As for the type of V. macloskeyi bearing obscurely-crenate margins, the crenations of V. minuscula should also be obscure, just more numerous.

It appears that the resurrection of V. minuscula Greene is partly predicated on Marcussen et al. (2012) referring their Sierran sample to V. macloskeyi, and that neither that investigation nor Ballard et al. (2023) have presented evidence that the type of V. macloskeyi is conspecific with the Sierran material. I'd be interesting to hear if you have more insight into this.

My conclusion based on the available data, which is admittedly well beyond the scope of iNat, is that the widespread northern and eastern taxon should be called V. macloskeyi and that the California taxon should be called either V. anodonta or V. parnassifolia (priority between them not having been yet established; interestingly both names referring to the nearly entire margin). They appear to interfinger but not necessarily intergrade in the Siskiyou Mountains and Modoc region of the California-Oregon border.

The upshot here is probably that dramatically fewer observations than I had feared need be referred only to the Stolonosae. Most of the Oregon High Cascades material which is currently being retain as V. macloskeyi here on iNat clearly shows fairly toothy leaves, and I am skeptical that any are referable to the Sierran taxon.

P.S. Have you read Russell's poetry?

Publicado por ajwright hace alrededor de 1 año

I think we're of similar minds here. My first impression was the same as yours re: the identity of the type of V. macloskeyi vs. the entire-leaved taxon in California, just based on the presence of crenulations on that specimen. And you're right to count them - there are an awful lot of them for an entire-leaf taxon. It's only one trait, though, and I think the depth/shape of the "teeth" may end up being important; I'm thinking of something parallel to the distinction made between teeth shape to distinguish between V. incognita and V. minuscula in Michigan Flora, for example, at couplet 14 here ¯\_(ツ)_/¯. IDK - maybe it's conspecific with the eastern taxon, maybe it's the same as the Sierran taxon, maybe it's a third thing. Too many possibilities and not enough information.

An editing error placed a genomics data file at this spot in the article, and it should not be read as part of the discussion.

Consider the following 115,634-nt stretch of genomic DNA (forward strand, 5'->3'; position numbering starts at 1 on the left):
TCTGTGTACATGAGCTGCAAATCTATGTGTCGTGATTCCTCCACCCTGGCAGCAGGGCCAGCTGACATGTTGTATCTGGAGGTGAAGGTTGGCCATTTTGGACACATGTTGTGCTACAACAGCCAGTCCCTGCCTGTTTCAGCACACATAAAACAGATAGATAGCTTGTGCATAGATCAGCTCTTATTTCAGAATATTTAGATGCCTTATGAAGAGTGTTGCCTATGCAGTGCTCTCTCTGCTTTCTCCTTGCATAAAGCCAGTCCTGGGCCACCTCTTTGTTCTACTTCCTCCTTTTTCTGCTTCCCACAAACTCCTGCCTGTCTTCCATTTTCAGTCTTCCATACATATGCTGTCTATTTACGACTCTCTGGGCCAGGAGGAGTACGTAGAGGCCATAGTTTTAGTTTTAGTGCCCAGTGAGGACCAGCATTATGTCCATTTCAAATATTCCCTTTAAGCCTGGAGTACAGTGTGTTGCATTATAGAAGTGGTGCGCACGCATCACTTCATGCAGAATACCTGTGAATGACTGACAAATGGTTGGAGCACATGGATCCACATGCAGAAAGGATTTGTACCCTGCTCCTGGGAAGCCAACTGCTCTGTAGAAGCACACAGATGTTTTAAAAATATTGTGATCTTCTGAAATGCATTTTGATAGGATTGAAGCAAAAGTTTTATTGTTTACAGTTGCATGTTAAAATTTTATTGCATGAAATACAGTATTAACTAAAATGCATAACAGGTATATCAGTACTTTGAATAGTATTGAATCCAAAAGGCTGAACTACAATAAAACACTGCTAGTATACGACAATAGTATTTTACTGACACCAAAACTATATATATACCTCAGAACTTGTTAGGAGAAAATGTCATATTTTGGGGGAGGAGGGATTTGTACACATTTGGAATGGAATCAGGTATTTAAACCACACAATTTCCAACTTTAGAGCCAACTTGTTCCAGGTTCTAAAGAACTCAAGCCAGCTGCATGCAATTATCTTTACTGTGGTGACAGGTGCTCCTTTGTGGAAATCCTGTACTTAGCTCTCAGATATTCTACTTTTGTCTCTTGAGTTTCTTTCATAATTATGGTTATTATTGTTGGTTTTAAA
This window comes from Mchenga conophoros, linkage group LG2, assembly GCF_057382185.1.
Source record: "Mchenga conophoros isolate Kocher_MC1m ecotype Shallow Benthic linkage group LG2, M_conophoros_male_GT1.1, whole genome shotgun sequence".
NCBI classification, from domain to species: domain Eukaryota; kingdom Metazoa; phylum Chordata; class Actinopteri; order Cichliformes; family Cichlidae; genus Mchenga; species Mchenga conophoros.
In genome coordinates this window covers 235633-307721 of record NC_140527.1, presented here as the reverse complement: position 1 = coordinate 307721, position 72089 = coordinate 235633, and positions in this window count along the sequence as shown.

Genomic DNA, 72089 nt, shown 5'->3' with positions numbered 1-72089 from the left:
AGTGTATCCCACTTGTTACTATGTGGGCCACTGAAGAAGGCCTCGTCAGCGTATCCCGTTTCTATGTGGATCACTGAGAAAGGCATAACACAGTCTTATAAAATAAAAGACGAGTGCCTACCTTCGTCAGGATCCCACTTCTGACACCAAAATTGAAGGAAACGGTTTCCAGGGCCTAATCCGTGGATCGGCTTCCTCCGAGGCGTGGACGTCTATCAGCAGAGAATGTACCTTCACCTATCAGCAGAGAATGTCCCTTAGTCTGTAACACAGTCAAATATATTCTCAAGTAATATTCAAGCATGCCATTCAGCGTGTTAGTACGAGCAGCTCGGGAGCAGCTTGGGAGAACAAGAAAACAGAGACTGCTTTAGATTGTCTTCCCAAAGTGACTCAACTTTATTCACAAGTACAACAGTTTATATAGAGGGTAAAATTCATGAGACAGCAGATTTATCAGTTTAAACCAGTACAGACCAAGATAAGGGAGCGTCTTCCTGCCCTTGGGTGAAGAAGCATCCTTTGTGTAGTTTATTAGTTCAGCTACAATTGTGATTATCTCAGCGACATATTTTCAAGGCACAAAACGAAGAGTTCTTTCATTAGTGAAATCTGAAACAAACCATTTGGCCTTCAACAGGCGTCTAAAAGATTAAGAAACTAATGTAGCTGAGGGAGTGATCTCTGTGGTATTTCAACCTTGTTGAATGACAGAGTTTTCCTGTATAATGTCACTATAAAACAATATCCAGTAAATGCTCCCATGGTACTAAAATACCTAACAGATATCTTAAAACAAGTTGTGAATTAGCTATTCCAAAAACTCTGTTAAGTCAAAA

But, Harvey says that he has looked at a subset of herbarium specimens to confirm some county-records of V. macloskeyi sensu stricto, and his very-preliminary conclusion was that the Sierran taxon does, in fact, extend into Oregon and maybe even the southern tier of Washington counties. (He offered this northern extent of the range in response to my asking for his advice on drawing range maps with maximal overlap, so I assume he's erring on the side of being too-expansive here). But he also cautioned that this is all preliminary. He also said that he's come across several specimens of white-flowered V. palustris misidentified as V. macloskeyi/pallens. I suppose those could have confounded earlier studies.

I have not read Russell's poetry - thanks for that! What a fascinating guy - I had no idea.

Please feel free to mark the toothy-leaved plants you referred-to above into V. minuscula / V. palustris as appropriate. No reason iNat can't help inform whoever tackles this problem in the future.

Publicado por ddennism hace alrededor de 1 año